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Re: Long cracks in top slab

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Javier, Hasan, Shashi, Nick, Harold, Gil,
Thanks for concerning about my problem.
Sorry the incomplete information I provided.
The project is in Taiwan to build an underground parking structure in a primary school, exactly under the sports ground. Parking is a big problem here. The demand is 5,000,000 cars, the supply is 1,000,000 cars, if I recall correctly. School sports ground and park are common choice for large underground parking structures. 50cm backfill is needed for grass on top of top slab if the structure is built under the sports ground. 200cm backfill is needed for tree on top of top slab if the structure is built in a park.
My project is under a school sports ground, which results 1.0 ton/m^2  (200 psf) backfill dead load and 0.5 ton/m^2 (100psf) live load, a total of 1.5 ton/m^2 (300psf) loading on top slab, not including the weight of top slab.
The outdoor temperature is about 15~25 degree Celsius during the construction of top slab. According to the description of site engineer, the contractor poured the concrete of top slab along the long direction (112m). They divided the 70 cm top slab horizontally. It took about 24 hours to pour the bottom half concrete continuously from one end to the other end. Immediately after the bottom half was poured, they turned to the original point to pour the upper half. It took another 24 hours to pour the upper half concrete continuously from one end to the other end.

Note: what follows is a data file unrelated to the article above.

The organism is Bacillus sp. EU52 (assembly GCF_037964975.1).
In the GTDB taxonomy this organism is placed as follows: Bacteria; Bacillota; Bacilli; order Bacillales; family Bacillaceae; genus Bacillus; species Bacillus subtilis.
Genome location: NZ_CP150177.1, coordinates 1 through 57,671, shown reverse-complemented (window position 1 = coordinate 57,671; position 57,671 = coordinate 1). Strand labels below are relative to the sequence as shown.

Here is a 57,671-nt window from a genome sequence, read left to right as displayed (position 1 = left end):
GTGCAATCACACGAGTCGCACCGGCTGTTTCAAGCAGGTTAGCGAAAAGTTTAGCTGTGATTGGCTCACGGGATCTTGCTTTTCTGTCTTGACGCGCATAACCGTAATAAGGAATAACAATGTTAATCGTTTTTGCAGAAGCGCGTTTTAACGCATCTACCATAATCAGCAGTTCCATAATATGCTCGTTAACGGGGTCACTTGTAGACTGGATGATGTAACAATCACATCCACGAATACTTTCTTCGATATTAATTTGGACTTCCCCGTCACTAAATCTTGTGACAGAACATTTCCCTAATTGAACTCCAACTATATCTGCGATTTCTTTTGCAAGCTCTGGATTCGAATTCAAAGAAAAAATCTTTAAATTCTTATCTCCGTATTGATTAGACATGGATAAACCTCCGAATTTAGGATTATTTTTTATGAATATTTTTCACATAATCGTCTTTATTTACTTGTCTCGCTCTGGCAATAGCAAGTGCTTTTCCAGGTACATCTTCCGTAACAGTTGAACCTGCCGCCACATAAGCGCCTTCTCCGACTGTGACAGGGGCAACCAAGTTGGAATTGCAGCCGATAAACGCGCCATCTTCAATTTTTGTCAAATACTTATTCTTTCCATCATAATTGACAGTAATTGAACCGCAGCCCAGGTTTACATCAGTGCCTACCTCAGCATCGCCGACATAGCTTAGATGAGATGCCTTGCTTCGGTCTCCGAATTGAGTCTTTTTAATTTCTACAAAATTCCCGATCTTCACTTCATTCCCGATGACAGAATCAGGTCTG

The reinforcements provided in the slab and wall are continuous without cutoff on both faces and both directions.
For B1 floor slab: #6@8" (G60) top and bottom & each way.
For top slab: #6@8" (G60) top and bottom & each way, with additional top reinforcements on top of every interior columns.
For exterior wall: #6@8" (G60) each face & each way.
The reinforcements provided in top slab are about twice the minimun temperature reinforcements in both directions per ACI code. Even twice the temperature reinforcement, cracks happened. Improper pouring, mix design, rebar design and curing will result significant cracks, as I learned from all of you.
For the underground MRT (Mass Rapid Transit) system here, we built lot of underground stations. Each station is about 250m length, 17m net width, 11m net height, with 4m~6m backfill on top slab. The station is composed of four thick slab elements with thickness about 4'~6', just like an underground culvert. We tend to design no expansion joint along the 250m station for the recent ten years, since it is underground and should have less temperature effect once the top slab is backfilled. This is why I didn't design any expansion joint for my parking structure project.